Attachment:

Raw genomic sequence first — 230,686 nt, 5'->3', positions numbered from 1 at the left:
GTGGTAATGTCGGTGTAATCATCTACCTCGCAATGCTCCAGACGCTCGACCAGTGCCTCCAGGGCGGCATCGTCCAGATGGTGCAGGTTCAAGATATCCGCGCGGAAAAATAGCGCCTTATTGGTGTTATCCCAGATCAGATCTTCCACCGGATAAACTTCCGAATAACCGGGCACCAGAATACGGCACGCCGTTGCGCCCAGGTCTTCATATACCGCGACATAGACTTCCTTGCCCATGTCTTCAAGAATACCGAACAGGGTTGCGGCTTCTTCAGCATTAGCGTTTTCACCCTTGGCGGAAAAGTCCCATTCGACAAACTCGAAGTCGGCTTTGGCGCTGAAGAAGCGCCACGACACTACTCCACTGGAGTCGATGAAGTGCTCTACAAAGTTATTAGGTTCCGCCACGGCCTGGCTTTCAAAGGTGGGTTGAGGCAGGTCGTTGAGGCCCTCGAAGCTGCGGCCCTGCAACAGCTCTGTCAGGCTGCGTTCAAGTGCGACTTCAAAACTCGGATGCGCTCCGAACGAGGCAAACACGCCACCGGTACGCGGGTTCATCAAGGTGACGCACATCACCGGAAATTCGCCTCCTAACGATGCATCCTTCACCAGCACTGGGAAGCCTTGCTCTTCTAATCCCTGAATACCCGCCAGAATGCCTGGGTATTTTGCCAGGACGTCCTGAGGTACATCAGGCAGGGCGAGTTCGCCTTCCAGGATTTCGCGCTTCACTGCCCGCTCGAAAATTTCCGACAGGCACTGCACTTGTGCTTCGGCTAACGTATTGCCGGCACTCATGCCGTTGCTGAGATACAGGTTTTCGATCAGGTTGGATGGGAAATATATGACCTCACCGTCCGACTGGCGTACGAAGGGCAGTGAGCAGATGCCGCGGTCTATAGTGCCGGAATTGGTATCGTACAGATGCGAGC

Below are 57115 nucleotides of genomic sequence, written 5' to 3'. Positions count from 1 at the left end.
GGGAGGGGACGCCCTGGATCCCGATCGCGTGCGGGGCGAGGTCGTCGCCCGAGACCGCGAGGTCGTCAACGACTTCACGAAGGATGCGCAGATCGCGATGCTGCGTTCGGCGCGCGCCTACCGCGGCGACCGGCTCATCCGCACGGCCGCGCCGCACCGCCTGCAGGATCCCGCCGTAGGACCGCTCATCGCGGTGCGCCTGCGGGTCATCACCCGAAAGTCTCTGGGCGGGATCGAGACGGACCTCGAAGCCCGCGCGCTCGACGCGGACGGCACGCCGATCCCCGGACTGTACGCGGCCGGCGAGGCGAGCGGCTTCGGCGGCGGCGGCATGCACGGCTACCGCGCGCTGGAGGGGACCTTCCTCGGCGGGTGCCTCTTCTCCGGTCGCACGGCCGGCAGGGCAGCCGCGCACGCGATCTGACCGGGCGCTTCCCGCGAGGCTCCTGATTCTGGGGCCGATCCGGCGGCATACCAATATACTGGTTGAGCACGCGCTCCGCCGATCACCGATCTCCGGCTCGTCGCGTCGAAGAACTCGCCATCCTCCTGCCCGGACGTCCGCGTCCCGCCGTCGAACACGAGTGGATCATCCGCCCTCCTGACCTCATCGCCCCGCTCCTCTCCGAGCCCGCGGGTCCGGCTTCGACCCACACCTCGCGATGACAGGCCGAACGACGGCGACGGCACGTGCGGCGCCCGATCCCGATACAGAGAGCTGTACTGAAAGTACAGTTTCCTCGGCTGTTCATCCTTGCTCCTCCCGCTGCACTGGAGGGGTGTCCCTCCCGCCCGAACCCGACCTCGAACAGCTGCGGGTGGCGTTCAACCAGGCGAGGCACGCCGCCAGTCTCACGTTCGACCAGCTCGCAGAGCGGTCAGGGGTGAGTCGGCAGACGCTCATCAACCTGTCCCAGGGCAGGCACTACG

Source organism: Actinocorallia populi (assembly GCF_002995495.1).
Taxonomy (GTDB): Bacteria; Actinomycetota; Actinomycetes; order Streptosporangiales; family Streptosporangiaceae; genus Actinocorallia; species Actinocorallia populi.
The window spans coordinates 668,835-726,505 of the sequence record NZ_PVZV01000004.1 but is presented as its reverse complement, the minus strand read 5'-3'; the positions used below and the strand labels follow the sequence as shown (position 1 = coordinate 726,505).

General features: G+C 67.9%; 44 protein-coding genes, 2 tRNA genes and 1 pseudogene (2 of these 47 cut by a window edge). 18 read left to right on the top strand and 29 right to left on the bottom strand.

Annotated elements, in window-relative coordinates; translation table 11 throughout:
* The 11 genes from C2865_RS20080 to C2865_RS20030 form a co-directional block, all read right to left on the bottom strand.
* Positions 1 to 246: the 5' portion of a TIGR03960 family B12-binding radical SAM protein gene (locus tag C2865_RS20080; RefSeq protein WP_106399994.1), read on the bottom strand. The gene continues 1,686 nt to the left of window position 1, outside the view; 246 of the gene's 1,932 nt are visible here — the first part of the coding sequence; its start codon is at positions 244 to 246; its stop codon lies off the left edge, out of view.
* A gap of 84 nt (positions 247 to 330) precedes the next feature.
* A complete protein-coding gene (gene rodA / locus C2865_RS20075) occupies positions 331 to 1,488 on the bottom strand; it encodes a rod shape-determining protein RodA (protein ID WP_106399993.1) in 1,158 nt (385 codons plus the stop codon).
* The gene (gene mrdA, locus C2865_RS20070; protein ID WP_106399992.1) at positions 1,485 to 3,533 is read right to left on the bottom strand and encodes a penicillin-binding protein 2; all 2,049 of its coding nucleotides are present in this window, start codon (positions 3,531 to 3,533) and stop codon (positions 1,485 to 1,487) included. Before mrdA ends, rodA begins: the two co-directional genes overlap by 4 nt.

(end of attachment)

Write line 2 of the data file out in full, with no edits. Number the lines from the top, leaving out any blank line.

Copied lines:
GTGGTAATGTCGGTGTAATCATCTACCTCGCAATGCTCCAGACGCTCGACCAGTGCCTCCAGGGCGGCATCGTCCAGATGGTGCAGGTTCAAGATATCCGCGCGGAAAAATAGCGCCTTATTGGTGTTATCCCAGATCAGATCTTCCACCGGATAAACTTCCGAATAACCGGGCACCAGAATACGGCACGCCGTTGCGCCCAGGTCTTCATATACCGCGACATAGACTTCCTTGCCCATGTCTTCAAGAATACCGAACAGGGTTGCGGCTTCTTCAGCATTAGCGTTTTCACCCTTGGCGGAAAAGTCCCATTCGACAAACTCGAAGTCGGCTTTGGCGCTGAAGAAGCGCCACGACACTACTCCACTGGAGTCGATGAAGTGCTCTACAAAGTTATTAGGTTCCGCCACGGCCTGGCTTTCAAAGGTGGGTTGAGGCAGGTCGTTGAGGCCCTCGAAGCTGCGGCCCTGCAACAGCTCTGTCAGGCTGCGTTCAAGTGCGACTTCAAAACTCGGATGCGCTCCGAACGAGGCAAACACGCCACCGGTACGCGGGTTCATCAAGGTGACGCACATCACCGGAAATTCGCCTCCTAACGATGCATCCTTCACCAGCACTGGGAAGCCTTGCTCTTCTAATCCCTGAATACCCGCCAGAATGCCTGGGTATTTTGCCAGGACGTCCTGAGGTACATCAGGCAGGGCGAGTTCGCCTTCCAGGATTTCGCGCTTCACTGCCCGCTCGAAAATTTCCGACAGGCACTGCACTTGTGCTTCGGCTAACGTATTGCCGGCACTCATGCCGTTGCTGAGATACAGGTTTTCGATCAGGTTGGATGGGAAATATATGACCTCACCGTCCGACTGGCGTACGAAGGGCAGTGAGCAGATGCCGCGGTCTATAGTGCCGGAATTGGTATCGTACAGATGCGAGC